Boris Johnson compares Russia hosting the World Cup to 1936 Olympics in Nazi Germany

Posted On: 
21st March 2018

Boris Johnson has compared Russia hosting this year's World Cup to the Olympics being staged in Nazi Germany in 1936.

Boris Johnson giving evidence to the Foreign Affairs select committee this afternoon

The Foreign Secretary also expressed concerns about the safety of England fans attending this summer's event, particularly as the UK official in charge of their safety has been expelled from Russia as a result of recent diplomatic tit-for-tat measures.

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Appearing before the Foreign Affairs Select Committee, Mr Johnson was asked by Labour MP Ian Austin whether Russian president Vladimir Putin would do the same with the World Cup.

"I think the comparison with 1936 is certainly right and I think it’s an emetic prospect, frankly, to think of Putin glorying in this sporting event," Mr Johnson said. 

The Government has announced that Football Association dignitaries and members of the Royal Family will not attend the World Cup following the nerve agent attack on former Russian double agent Sergei Skripal in Salisbury nearly three weeks ago.

On the issue of fans' safety at the tournament, Mr Johnson said: "One of the consequences of the expulsions we had from Moscow was that we lost the officer who was going to be responsible for the fans.

"You can’t imagine anything more counter-productive for the UK’s ability to help fans when they’re in Russia."

However he said that it would not be fair to withdraw the England team from the competition, despite calls from some MPs.

"Thinking very hard about the tournament itself and English football and English fans…I think on balance it would be wrong to punish them or the team who have worked on this for a long time incredibly hard, given up their lives to it, I think it would be a pity for them," he said.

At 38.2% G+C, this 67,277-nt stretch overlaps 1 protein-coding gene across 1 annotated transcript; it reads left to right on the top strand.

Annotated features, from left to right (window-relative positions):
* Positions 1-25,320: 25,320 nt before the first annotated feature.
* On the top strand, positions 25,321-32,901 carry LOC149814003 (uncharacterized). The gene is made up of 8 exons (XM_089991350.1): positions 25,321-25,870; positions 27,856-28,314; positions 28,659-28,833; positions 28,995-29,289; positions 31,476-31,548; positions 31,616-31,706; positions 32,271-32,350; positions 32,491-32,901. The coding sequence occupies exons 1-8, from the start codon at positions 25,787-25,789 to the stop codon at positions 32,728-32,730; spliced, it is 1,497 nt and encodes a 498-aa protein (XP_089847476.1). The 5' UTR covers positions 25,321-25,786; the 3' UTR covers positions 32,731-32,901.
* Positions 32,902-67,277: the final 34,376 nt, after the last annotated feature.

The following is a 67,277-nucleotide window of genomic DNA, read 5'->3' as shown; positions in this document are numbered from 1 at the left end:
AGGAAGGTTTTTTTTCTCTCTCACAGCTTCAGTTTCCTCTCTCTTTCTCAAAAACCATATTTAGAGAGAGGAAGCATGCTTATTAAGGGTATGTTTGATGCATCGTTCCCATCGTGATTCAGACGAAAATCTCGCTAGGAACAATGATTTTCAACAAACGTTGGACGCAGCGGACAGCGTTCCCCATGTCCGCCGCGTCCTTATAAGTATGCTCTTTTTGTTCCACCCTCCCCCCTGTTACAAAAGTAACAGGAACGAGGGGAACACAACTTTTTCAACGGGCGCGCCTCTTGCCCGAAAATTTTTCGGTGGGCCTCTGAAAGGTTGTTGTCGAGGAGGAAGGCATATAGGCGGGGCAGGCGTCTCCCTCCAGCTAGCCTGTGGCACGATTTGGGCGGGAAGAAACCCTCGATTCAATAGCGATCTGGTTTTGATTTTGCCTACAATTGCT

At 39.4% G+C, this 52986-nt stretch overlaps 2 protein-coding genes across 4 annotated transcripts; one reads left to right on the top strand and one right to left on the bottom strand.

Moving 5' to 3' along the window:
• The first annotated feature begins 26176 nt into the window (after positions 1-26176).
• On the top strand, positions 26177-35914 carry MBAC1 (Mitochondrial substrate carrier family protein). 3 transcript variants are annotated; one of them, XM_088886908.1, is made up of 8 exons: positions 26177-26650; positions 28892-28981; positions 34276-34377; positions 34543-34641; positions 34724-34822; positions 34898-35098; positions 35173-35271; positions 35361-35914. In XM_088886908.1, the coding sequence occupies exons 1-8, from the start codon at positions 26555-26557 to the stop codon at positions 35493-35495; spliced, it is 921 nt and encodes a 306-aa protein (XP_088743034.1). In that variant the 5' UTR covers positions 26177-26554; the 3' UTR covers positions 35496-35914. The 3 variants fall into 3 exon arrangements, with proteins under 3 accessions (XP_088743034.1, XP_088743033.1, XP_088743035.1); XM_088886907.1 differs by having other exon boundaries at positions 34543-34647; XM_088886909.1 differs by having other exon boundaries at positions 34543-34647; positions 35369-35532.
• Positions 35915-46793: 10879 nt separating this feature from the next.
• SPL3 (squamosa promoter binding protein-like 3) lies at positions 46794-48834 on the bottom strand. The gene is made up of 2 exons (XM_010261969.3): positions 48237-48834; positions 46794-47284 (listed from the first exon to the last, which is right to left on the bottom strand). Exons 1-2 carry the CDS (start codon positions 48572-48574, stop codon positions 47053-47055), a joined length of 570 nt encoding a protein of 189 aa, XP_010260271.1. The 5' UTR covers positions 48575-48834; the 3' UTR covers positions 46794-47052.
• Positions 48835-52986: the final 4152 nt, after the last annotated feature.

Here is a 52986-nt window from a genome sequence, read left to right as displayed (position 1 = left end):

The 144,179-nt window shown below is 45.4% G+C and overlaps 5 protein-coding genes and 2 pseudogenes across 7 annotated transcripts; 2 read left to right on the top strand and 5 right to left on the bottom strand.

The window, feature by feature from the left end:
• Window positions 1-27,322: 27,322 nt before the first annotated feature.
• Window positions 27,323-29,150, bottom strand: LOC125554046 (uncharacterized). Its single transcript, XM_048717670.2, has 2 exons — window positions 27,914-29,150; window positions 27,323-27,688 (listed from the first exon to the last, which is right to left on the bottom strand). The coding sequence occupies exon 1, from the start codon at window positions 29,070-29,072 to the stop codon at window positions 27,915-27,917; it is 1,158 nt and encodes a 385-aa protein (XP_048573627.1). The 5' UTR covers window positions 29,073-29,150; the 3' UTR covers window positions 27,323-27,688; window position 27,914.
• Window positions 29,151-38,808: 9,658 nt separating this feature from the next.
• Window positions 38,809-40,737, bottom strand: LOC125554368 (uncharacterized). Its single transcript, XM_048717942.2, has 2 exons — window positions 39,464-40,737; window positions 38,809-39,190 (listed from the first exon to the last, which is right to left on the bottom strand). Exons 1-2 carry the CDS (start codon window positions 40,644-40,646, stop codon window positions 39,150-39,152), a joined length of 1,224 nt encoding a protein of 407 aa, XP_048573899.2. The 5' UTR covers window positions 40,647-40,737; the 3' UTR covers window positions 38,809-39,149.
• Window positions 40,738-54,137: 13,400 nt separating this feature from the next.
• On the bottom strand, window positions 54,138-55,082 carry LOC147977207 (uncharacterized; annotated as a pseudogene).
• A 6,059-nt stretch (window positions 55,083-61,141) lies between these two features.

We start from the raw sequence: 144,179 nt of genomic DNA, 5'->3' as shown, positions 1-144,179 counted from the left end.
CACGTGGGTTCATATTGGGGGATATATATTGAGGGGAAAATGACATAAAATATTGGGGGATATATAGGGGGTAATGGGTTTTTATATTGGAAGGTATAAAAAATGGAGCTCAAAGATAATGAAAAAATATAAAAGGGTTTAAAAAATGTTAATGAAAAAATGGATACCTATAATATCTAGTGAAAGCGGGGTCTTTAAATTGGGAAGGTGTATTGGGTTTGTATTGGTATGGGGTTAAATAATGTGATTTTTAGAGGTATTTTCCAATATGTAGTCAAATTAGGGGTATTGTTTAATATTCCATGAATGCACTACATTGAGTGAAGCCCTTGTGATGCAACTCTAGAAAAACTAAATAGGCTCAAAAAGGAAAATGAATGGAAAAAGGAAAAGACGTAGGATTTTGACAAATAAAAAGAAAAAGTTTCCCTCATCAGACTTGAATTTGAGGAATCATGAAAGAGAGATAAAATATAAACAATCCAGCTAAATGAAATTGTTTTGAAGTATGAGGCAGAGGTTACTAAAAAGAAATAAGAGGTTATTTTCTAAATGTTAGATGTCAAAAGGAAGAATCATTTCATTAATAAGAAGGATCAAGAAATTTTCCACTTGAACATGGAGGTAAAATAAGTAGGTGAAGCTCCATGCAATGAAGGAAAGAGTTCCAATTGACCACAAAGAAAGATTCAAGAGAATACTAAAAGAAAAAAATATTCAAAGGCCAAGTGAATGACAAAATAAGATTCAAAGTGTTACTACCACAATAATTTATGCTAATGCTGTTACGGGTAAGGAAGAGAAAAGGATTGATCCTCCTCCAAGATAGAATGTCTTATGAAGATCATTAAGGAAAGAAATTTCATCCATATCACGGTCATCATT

Mr Johnson noted that applications from England fans were well down, with only "about a quarter" of the 92.000 who applied for tickets for the 2014 tournament in Brazil.


On the recent Salisbury attack, the Foreign Secretary said a number of theories had been advanced as to why Sergei Skripal had been targeted, including that there had been "some reaction" in Moscow to the deaths of Russian mercenaries in Syria.

However he said the most likely explanation was that the attempted assassination was meant to provoke the UK and create an "enemy" in the eyes of Russian voters.

"I’ve seen it speculated that there may be some reaction in Moscow, in the Kremlin to the very considerable loss of Russian life [in Syria]...I've certainly read speculation about that," Mr Johnson told the Foreign Affairs select committee.

"I think the timing is probably more closely connected with the recent election in Russia and as many non-democratic figures do when facing an election or facing some critical political moment it is often attractive to conjure up in the public imagination the notion of an enemy and that is what I think it was an attempt to excite amongst the Russian electorate."

He said the Russian government's actions were motivated by a "revanchist, bitter feeling about the way the Cold War ended" and "a desire for the world to take Russia seriously again at any price". 

"Of course his principle audience for this is not us it’s his domestic audience who want…to feel that Russia is strong again and that Russia is ruled by someone who is strong and capable of expressing his strength and desire for revenge, even in a place like Salisbury."